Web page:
I wanted to do it before I went to my office in the morning. I wanted to do it during lunchtime. I wanted to do it before I fell asleep. I am, of course, referring to watching Transparent, the Amazon Prime TV series about an L.A. family whose patriarch comes out as transgender. I got totally hooked and I’ve been trying to squeeze in episodes whenever possible. So when the kids had off from school because of a snowstorm the other day, I only had one thought on my mind.
If you are not a mom, you might wonder what’s so hard about carving out a half-hour for a favorite TV program. If you are a mom, you know full well why. My needs fall last on my gigantic to-do list, and enjoying myself is at the very bottom. A couple of years ago, I joined a book club to make sure I got to hang with friends at least once a month (oh, and that I read a book at least once a month). My husband and I have date nights. But in terms of daily life, slathering on body lotion after a shower is often my biggest treat of the day. Taking a minute to apply hand cream, too, feels downright decadent.
I tend to put everything else ahead of my own pleasure. I know moms who regularly go for manis and blowouts. I love me a good pedicure, but it’s rare that I’ll get one because there’s always something more pressing. It’s hard for me to watch TV at night unless the chores are mostly done, the house is clean-ish, bills are paid-ish, yada yada. This is not the case for my husband, who kisses the kids good night then proceeds to veg out on the couch. It’s not that he’s lazy — he’s just programmed differently. When his body tells him it’s time to relax, he listens. When my body tells me it’s time to relax, I think, I’ll just do one more thing.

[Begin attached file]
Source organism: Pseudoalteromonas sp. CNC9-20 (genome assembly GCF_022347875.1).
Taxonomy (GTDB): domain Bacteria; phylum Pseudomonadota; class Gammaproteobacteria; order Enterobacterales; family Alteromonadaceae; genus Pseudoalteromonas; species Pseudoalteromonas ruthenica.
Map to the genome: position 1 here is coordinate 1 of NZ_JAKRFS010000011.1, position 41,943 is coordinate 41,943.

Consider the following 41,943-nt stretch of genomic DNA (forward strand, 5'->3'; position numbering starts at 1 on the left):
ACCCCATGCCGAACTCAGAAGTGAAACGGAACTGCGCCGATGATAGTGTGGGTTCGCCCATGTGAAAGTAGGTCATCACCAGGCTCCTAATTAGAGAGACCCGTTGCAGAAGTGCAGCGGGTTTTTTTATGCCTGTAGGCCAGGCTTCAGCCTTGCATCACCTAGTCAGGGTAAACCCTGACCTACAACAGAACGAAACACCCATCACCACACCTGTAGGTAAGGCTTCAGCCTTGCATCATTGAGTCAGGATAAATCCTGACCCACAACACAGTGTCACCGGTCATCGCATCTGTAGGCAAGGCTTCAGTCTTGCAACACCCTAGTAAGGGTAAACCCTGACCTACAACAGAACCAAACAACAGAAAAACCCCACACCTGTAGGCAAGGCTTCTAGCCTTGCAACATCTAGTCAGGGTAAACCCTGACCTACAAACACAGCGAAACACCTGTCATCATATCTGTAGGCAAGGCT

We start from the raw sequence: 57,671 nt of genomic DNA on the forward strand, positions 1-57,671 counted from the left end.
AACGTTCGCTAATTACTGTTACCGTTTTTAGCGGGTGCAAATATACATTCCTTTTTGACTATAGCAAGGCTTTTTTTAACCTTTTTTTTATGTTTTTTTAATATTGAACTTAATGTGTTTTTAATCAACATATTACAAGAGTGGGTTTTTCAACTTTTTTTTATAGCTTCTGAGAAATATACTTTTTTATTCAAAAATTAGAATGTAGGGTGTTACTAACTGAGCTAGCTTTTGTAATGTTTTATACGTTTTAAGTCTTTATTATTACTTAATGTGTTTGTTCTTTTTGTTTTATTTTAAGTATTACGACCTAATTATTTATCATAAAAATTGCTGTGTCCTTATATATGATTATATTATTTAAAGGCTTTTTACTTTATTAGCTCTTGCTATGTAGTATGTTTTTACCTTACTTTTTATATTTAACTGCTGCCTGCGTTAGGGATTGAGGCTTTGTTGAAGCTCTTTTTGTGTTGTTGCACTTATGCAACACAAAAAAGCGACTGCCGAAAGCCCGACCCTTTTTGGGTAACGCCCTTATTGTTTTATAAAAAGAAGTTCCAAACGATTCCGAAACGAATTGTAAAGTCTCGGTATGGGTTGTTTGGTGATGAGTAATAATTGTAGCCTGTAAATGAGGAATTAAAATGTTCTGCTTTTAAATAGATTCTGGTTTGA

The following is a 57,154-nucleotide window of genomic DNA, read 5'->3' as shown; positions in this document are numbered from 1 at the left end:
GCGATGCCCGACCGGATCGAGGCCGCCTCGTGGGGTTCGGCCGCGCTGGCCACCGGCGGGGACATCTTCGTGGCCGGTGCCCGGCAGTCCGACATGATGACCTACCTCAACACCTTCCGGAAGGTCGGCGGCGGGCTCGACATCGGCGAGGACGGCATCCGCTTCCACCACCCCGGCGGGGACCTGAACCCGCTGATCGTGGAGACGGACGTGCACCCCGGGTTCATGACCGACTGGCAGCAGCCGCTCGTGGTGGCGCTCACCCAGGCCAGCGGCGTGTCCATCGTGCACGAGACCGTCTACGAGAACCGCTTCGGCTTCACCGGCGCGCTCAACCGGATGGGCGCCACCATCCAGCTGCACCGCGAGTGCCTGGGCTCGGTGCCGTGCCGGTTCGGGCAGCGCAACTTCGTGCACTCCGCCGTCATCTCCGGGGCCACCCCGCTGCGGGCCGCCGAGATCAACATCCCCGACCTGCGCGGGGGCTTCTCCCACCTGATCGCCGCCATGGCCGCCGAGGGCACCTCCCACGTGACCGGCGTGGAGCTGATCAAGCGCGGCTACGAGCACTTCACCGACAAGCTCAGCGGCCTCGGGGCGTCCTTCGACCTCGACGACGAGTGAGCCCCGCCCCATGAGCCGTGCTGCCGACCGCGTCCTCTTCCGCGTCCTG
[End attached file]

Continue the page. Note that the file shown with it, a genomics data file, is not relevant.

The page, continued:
I’ve always been a do-er, but having kids has pushed me to extremes. I am determined to keep pace because I secretly fear that if I slow down or slack off, our entire family life will unravel. Sound familiar? My son, Max, has special needs (he had a stroke at birth), and requires extra attention, extra medical appointments, extra interactions with school, and extra battles with our insurance company, which is why my to-do list is extra long. I am not complaining — will do anything and everything I can to make Max’s life the best it can be. But I sure do wish there were more than 24 hours in a day.
Then this Transparent addiction happened. And my brain was all, YOU MUST WATCH THIS. The second I knew the kids had a snow day, I plotted the entire morning around getting to the TV, alone. I gave them breakfast, we did some reading. Then I suggested that they watch TV in our basement and lead them down there, feeling a little sneaky. They were very psyched, though, to see Lady and the Tramp and once they were settled in, I told them I was off to have some me time (with a whole other kind of lady). I zoomed up to our living room TV, turned on Episode 6, cuddled up with a throw and enjoyed. And then — gasp! — I watched the next episode, too.
It’s true that letting your kids entertain themselves is important so they learn self sufficiency. And, heck, they were watching an amazing Disney classic; it wasn’t like I let them play with matches or something. Only I’m not fooling myself; this was all about me, me, me. The dictionary defines “selfish” as “Seeking or concentrating on one’s own advantage, pleasure, or well-being without regard for others.” Oh, yes. I made a choice: For once, this mom made her enjoyment a priority. And, wow, it felt good.
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